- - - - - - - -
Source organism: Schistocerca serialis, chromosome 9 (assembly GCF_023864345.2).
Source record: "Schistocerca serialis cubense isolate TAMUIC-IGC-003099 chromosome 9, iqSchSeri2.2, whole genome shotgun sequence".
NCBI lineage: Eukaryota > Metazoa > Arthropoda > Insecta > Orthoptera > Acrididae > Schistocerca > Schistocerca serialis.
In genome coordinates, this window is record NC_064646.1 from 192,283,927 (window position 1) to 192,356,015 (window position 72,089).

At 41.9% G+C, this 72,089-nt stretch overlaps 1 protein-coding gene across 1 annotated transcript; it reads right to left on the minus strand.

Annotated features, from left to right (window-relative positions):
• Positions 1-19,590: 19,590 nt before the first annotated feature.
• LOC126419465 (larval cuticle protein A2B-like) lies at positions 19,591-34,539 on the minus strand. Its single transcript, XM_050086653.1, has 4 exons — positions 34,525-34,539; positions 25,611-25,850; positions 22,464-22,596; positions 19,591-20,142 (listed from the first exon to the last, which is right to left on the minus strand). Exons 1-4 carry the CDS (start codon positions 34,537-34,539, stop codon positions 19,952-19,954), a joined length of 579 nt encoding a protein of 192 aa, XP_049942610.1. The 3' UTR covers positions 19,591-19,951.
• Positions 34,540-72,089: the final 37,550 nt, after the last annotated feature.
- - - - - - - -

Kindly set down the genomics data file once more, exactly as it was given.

Source organism: Schistocerca serialis, chromosome 9 (assembly GCF_023864345.2).
Source record: "Schistocerca serialis cubense isolate TAMUIC-IGC-003099 chromosome 9, iqSchSeri2.2, whole genome shotgun sequence".
NCBI lineage: Eukaryota > Metazoa > Arthropoda > Insecta > Orthoptera > Acrididae > Schistocerca > Schistocerca serialis.
In genome coordinates, this window is record NC_064646.1 from 192,283,927 (window position 1) to 192,356,015 (window position 72,089).

At 41.9% G+C, this 72,089-nt stretch overlaps 1 protein-coding gene across 1 annotated transcript; it reads right to left on the minus strand.

Annotated features, from left to right (window-relative positions):
• Positions 1-19,590: 19,590 nt before the first annotated feature.
• LOC126419465 (larval cuticle protein A2B-like) lies at positions 19,591-34,539 on the minus strand. Its single transcript, XM_050086653.1, has 4 exons — positions 34,525-34,539; positions 25,611-25,850; positions 22,464-22,596; positions 19,591-20,142 (listed from the first exon to the last, which is right to left on the minus strand). Exons 1-4 carry the CDS (start codon positions 34,537-34,539, stop codon positions 19,952-19,954), a joined length of 579 nt encoding a protein of 192 aa, XP_049942610.1. The 3' UTR covers positions 19,591-19,951.
• Positions 34,540-72,089: the final 37,550 nt, after the last annotated feature.